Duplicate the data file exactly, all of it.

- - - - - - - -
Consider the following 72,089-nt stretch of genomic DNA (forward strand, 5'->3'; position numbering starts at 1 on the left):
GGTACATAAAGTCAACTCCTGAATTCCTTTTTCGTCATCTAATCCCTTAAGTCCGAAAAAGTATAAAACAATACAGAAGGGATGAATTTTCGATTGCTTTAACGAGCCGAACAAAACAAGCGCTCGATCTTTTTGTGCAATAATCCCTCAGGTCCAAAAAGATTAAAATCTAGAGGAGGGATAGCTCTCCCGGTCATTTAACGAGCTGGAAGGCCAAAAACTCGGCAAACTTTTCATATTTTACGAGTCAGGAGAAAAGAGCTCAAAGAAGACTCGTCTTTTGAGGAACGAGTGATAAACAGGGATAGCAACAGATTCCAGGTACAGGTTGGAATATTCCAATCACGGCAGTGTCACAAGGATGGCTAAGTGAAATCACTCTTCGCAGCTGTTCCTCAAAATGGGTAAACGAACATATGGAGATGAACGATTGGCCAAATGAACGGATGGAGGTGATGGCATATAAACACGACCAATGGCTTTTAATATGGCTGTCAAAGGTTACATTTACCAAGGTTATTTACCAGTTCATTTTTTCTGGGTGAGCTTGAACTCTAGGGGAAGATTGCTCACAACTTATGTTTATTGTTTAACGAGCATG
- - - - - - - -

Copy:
Consider the following 72,089-nt stretch of genomic DNA (forward strand, 5'->3'; position numbering starts at 1 on the left):
GGTACATAAAGTCAACTCCTGAATTCCTTTTTCGTCATCTAATCCCTTAAGTCCGAAAAAGTATAAAACAATACAGAAGGGATGAATTTTCGATTGCTTTAACGAGCCGAACAAAACAAGCGCTCGATCTTTTTGTGCAATAATCCCTCAGGTCCAAAAAGATTAAAATCTAGAGGAGGGATAGCTCTCCCGGTCATTTAACGAGCTGGAAGGCCAAAAACTCGGCAAACTTTTCATATTTTACGAGTCAGGAGAAAAGAGCTCAAAGAAGACTCGTCTTTTGAGGAACGAGTGATAAACAGGGATAGCAACAGATTCCAGGTACAGGTTGGAATATTCCAATCACGGCAGTGTCACAAGGATGGCTAAGTGAAATCACTCTTCGCAGCTGTTCCTCAAAATGGGTAAACGAACATATGGAGATGAACGATTGGCCAAATGAACGGATGGAGGTGATGGCATATAAACACGACCAATGGCTTTTAATATGGCTGTCAAAGGTTACATTTACCAAGGTTATTTACCAGTTCATTTTTTCTGGGTGAGCTTGAACTCTAGGGGAAGATTGCTCACAACTTATGTTTATTGTTTAACGAGCATG